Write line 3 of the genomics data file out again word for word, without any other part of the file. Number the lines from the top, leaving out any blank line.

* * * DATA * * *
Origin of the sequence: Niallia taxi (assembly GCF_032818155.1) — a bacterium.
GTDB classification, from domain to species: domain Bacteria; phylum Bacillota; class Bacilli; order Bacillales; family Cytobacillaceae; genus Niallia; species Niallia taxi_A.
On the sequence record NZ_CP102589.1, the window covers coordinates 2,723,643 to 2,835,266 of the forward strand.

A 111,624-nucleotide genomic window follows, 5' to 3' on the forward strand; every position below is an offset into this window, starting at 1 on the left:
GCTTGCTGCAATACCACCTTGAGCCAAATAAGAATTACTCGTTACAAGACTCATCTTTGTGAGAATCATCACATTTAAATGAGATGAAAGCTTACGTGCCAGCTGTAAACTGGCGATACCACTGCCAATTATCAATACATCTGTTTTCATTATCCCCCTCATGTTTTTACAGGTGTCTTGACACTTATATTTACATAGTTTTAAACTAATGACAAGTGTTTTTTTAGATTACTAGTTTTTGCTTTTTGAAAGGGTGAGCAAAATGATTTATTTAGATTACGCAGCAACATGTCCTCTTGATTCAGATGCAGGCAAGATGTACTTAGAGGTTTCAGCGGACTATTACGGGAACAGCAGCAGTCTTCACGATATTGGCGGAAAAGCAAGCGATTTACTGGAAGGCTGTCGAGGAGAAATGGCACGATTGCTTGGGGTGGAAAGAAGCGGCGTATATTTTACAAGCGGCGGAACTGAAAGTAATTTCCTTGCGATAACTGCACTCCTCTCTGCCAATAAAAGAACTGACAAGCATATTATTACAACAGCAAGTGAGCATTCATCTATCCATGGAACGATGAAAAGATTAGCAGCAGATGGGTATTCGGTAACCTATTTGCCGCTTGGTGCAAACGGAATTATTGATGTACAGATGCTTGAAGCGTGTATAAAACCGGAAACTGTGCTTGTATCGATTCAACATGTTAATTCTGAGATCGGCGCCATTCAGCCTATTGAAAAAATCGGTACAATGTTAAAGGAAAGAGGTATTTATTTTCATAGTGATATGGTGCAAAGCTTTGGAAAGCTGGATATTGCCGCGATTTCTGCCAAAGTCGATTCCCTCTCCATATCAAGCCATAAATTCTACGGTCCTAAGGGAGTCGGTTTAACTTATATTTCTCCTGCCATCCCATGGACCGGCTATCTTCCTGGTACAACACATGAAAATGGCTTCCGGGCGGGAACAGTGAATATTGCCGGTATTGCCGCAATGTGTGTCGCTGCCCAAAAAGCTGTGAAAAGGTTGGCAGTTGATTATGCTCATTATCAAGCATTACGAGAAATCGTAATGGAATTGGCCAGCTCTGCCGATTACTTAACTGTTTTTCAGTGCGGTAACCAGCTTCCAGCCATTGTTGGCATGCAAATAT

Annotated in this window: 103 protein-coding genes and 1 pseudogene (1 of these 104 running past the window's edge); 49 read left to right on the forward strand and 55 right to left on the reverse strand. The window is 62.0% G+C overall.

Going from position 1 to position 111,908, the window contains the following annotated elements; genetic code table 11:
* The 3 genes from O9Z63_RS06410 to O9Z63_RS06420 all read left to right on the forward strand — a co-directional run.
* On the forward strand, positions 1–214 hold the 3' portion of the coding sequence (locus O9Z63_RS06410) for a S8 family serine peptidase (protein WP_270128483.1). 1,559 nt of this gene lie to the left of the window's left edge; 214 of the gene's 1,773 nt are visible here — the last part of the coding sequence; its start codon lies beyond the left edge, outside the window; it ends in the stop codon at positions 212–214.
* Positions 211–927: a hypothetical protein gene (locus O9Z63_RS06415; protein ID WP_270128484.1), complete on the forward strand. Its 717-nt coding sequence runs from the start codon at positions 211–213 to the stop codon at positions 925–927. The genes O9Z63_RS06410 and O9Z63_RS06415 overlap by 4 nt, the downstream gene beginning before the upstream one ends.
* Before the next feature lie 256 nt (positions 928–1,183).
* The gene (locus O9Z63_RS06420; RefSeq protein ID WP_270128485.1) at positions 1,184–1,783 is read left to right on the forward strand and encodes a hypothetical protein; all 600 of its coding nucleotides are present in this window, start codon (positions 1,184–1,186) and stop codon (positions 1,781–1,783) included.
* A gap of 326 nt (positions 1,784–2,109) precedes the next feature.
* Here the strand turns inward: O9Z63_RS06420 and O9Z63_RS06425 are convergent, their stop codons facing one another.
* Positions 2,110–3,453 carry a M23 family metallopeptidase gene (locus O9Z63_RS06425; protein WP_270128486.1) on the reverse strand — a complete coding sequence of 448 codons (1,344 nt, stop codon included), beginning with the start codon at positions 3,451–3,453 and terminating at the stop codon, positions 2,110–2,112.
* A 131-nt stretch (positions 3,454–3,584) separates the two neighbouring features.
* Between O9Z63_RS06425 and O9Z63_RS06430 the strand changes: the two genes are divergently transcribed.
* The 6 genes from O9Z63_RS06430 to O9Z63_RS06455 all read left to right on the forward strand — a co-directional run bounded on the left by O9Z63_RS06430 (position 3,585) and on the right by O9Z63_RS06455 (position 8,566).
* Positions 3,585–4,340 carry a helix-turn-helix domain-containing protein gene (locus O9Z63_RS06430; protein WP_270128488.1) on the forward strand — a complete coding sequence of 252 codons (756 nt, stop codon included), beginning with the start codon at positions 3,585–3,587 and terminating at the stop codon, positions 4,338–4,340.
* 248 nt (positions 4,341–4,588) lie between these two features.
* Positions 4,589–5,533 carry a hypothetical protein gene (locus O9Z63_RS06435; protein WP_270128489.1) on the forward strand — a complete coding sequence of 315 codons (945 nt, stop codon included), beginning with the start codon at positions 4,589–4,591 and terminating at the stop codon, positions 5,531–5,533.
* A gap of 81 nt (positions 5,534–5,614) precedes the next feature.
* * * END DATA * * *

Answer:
On the sequence record NZ_CP102589.1, the window covers coordinates 2,723,643 to 2,835,266 of the forward strand.